Throughout the book, the failed revolutions of 1848 loom in the background, and the Civil War should likely be understood in the global context of conflicts that began in Europe decades earlier. Those uprisings across continental Europe influenced many actors in the book, including the liberal writers, Union diplomats, and soldiers. For example, many Germans fled their homeland after governments there suppressed their uprisings, and they brought their liberal philosophy and politics to the North. When war began, they recognized their opportunity for a second fight, which they were more likely to win. As one immigrant explained why her son fought, “I am from Germany, where my brothers all fought against the government and tried to make us free but were unsuccessful… We foreigners know the preciousness of that great, noble gift a great deal better than you, because you never were in slavery, but we are born in it.” Meanwhile, the authoritarian governments of Europe feared a new wave of uprisings, which influenced their policy decisions.
For Doyle, the pivotal moment came in 1862 shortly after Slidell and Napoleon III discussed an alliance. While other historians point to Abraham Lincoln’s Emancipation Proclamation in September of that year as the moment when the Union’s diplomatic fortunes changed, Doyle disagrees. According to his evidence, the Proclamation made intervention more likely because European leaders feared Lincoln’s actions would inspire uprisings in their territories and cause the collapse of the cotton trade, hurting their economies. But Giuseppe Garibaldi upset their plans for intervention when he and his Redshirts marched on Rome. King Victor Emmanuel II of Italy sent the royal army to stop the advance, and near the mountain Aspromonte on August 29, two bullets struck Garibaldi, who surrendered. News of this popular figure’s imprisonment spread quickly across Europe, causing riots in places like Hyde Park, London. Meanwhile, the Union’s consul in Vienna, Heinrich Theodore Canisius, wrote to Garibaldi asking whether he would “lend us a helping hand in our present struggle to preserve the liberty and unity of our great Republic.” Garibaldi responded that despite being wounded he hoped to serve the United States, of which he claimed citizenship, because it was fighting for “universal liberty.” Newspapers in Europe and America published the Italian hero’s reply, thus connecting the popular Garibaldi to the Union’s cause at a moment when his imprisonment dominated the news cycle. US Secretary of State William Seward fired Canisius for sending the unauthorized letter, but Doyle credits this personal diplomacy for changing the Union’s fortunes. Later that month, Garibaldi wrote another letter urging Britain to reject an alliance with France against the United States. The press published it on October 3, three days before Britain learned about the Emancipation Proclamation. Doyle provides evidence that Garibaldi-inspired popular unrest in Britain caused the government to decide against intervention. Though press restrictions limited the Garibaldi news in France, Napoleon III would not act alone, so the Confederacy lost its best opportunity at international recognition.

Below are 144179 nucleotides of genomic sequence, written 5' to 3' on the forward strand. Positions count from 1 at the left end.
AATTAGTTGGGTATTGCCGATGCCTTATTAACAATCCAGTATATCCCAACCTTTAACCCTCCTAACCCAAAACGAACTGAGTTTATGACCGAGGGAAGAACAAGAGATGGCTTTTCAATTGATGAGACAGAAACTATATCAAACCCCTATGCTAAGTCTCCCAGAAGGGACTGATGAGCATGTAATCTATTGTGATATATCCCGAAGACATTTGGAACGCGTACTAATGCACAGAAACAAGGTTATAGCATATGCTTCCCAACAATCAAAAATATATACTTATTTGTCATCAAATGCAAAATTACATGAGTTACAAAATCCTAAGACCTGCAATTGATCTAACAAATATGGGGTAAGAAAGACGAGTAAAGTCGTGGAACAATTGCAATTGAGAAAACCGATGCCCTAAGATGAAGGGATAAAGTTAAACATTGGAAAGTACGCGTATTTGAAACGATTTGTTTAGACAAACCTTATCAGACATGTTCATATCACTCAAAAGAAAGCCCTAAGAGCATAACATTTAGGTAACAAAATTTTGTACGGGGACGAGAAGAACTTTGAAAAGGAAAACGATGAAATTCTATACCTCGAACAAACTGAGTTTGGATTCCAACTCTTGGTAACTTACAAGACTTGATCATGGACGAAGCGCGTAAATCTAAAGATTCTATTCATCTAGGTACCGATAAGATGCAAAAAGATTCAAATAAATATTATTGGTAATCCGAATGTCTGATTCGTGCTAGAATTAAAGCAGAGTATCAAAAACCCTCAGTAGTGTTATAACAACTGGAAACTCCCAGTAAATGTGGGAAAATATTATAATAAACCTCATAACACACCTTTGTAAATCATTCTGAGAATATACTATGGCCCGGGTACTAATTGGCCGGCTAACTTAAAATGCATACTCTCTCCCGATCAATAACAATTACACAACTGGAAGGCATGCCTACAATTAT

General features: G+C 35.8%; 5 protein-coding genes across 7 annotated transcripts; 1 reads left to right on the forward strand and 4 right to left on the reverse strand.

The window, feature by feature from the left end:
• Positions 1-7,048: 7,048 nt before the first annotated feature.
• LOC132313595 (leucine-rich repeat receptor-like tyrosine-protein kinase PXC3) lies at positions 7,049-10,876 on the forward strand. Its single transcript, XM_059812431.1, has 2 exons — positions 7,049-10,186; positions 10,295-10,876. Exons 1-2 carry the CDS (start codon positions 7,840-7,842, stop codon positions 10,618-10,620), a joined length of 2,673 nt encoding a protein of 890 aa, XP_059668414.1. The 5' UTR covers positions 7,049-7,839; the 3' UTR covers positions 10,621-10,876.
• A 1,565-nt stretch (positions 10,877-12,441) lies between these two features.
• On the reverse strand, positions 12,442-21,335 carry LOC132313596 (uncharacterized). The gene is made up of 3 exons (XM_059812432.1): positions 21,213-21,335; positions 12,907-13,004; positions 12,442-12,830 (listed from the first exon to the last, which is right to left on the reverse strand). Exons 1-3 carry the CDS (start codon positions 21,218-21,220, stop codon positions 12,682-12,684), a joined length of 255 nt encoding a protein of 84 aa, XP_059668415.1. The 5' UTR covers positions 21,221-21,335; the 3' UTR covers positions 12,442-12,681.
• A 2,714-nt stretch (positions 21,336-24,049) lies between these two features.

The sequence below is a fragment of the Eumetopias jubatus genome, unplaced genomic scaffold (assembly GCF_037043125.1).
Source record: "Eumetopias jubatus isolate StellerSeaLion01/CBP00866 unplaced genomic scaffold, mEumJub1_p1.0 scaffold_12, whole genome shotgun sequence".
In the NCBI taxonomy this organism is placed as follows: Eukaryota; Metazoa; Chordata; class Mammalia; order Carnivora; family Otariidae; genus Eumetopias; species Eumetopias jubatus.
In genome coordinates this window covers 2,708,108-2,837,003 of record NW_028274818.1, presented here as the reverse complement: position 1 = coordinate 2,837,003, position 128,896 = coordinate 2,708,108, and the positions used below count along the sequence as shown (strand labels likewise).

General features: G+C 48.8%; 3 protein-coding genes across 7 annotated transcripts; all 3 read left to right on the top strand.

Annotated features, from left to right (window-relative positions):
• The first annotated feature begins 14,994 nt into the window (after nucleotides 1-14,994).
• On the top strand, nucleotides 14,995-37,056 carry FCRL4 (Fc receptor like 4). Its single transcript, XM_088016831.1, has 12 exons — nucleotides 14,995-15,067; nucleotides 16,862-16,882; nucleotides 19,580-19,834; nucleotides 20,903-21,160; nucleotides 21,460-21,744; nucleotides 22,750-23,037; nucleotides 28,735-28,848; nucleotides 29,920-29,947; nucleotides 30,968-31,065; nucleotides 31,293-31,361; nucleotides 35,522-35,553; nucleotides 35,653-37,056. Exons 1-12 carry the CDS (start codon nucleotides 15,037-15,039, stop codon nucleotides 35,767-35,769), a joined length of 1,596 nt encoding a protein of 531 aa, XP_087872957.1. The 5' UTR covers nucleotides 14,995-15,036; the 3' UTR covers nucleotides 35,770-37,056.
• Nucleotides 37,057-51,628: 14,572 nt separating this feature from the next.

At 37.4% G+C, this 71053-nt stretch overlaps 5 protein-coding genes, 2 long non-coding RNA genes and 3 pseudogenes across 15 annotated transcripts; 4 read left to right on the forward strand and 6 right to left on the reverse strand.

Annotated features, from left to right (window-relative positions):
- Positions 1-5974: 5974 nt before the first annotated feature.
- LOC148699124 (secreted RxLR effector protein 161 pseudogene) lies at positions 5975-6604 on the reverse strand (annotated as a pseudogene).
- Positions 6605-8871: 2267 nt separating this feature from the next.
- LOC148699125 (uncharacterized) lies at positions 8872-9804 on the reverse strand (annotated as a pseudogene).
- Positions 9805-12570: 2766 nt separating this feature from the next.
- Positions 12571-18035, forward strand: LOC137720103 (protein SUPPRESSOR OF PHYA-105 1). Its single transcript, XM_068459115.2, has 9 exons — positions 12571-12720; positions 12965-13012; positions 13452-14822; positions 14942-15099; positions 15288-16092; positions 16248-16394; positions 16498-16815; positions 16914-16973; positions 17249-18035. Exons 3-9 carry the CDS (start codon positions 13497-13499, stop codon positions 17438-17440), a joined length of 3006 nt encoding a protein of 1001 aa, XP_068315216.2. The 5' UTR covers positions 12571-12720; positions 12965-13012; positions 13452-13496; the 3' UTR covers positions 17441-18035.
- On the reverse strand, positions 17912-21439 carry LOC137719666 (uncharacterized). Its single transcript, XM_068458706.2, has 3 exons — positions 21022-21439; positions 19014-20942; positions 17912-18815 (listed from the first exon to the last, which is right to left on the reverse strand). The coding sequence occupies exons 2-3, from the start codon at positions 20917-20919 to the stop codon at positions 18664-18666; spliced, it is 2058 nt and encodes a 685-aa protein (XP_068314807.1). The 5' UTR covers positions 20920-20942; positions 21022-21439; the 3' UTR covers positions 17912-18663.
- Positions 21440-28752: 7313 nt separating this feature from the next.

For readers interested in foreign policy, this episode with Garibaldi and other incidents that Doyle describes offer clear lessons about public diplomacy. Governments should recognize how their messaging and actions, both at home and abroad, can influence public opinion and pressure states. Yet there are limits to this strategy. Policymakers fool themselves if they think the will of a majority of people can override a government whose support comes from a small clique. When an authoritarian is confident in his or her essential backers’ loyalty, public opinion is of little consequence, as in the case of Bashar al-Assad. The people’s will is irrelevant if the military is willing to kill them until they submit. Yet in a case like Europe during the Civil War when leaders feared 1848-style uprisings, public diplomacy can be critical, as the Union and Confederacy learned.
The South’s surrender in 1865 would have consequences for the global spread of liberalism, as Doyle explains. European authoritarians expected a Confederate victory that would prove that large liberal republics could not survive, yet Union victory showed liberalism’s viability, weakening authoritarian regimes and their narratives. In America’s immediate neighborhood, Napoleon III abandoned Mexico. Without a Confederate buffer state, the US resupplied the forces of Benito Juárez, who would defeat the Mexican Empire and, against the pleas from prominent voices, execute Maximilian I in 1867. Beyond Mexico, Doyle lists other global consequences of Union victory, including for Brazil, Santo Domingo, Peru, Chile, Cuba, Canada, Spain, Britain, and France.
Many Europeans recognized and appreciated how the Civil War affected them. After the fall of the Second French Empire in 1870 when French liberals could again show appreciation to America without government interference, they constructed a gift, first conceived in 1865: officially titled Liberty Enlightening the World, a statue in New York Harbor looking across the Atlantic and walking toward Europe with the broken chains of slavery at her feet and a beacon of liberty in her right hand.
Doyle recounts how decades later Adolf Hitler mourned the collapse of the Confederate States and complained that the Civil War destroyed a system of racial inequality. In time, a unified America that the war preserved would come to Europe and with allies liberate the continent from Hitler’s illiberal tyranny. So with a broad view of world history, the Union’s supporters abroad were right to see the conflict as one for liberty not just for America but for the world.